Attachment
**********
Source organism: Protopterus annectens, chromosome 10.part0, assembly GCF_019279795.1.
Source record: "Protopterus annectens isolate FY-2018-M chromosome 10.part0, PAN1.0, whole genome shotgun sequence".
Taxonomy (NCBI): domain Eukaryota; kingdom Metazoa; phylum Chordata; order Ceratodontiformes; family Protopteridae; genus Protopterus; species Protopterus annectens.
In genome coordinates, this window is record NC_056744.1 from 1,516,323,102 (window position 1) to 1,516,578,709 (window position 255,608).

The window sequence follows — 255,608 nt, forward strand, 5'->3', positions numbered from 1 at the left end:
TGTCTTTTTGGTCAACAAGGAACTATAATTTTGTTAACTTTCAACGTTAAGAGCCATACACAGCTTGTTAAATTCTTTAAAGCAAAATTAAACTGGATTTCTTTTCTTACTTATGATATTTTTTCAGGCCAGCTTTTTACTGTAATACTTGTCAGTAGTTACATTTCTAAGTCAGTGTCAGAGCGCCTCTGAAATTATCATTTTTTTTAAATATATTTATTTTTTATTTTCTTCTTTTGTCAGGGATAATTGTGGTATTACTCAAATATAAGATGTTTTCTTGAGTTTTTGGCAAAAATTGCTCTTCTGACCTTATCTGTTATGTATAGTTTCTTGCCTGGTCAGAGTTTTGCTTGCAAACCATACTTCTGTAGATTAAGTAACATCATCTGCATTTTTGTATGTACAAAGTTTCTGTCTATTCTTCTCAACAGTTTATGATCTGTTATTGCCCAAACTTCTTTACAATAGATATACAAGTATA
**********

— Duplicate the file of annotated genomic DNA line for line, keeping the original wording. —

Source organism: Protopterus annectens, chromosome 10.part0, assembly GCF_019279795.1.
Source record: "Protopterus annectens isolate FY-2018-M chromosome 10.part0, PAN1.0, whole genome shotgun sequence".
Taxonomy (NCBI): domain Eukaryota; kingdom Metazoa; phylum Chordata; order Ceratodontiformes; family Protopteridae; genus Protopterus; species Protopterus annectens.
In genome coordinates, this window is record NC_056744.1 from 1,516,323,102 (window position 1) to 1,516,578,709 (window position 255,608).

The window sequence follows — 255,608 nt, forward strand, 5'->3', positions numbered from 1 at the left end:
TGTCTTTTTGGTCAACAAGGAACTATAATTTTGTTAACTTTCAACGTTAAGAGCCATACACAGCTTGTTAAATTCTTTAAAGCAAAATTAAACTGGATTTCTTTTCTTACTTATGATATTTTTTCAGGCCAGCTTTTTACTGTAATACTTGTCAGTAGTTACATTTCTAAGTCAGTGTCAGAGCGCCTCTGAAATTATCATTTTTTTTAAATATATTTATTTTTTATTTTCTTCTTTTGTCAGGGATAATTGTGGTATTACTCAAATATAAGATGTTTTCTTGAGTTTTTGGCAAAAATTGCTCTTCTGACCTTATCTGTTATGTATAGTTTCTTGCCTGGTCAGAGTTTTGCTTGCAAACCATACTTCTGTAGATTAAGTAACATCATCTGCATTTTTGTATGTACAAAGTTTCTGTCTATTCTTCTCAACAGTTTATGATCTGTTATTGCCCAAACTTCTTTACAATAGATATACAAGTATA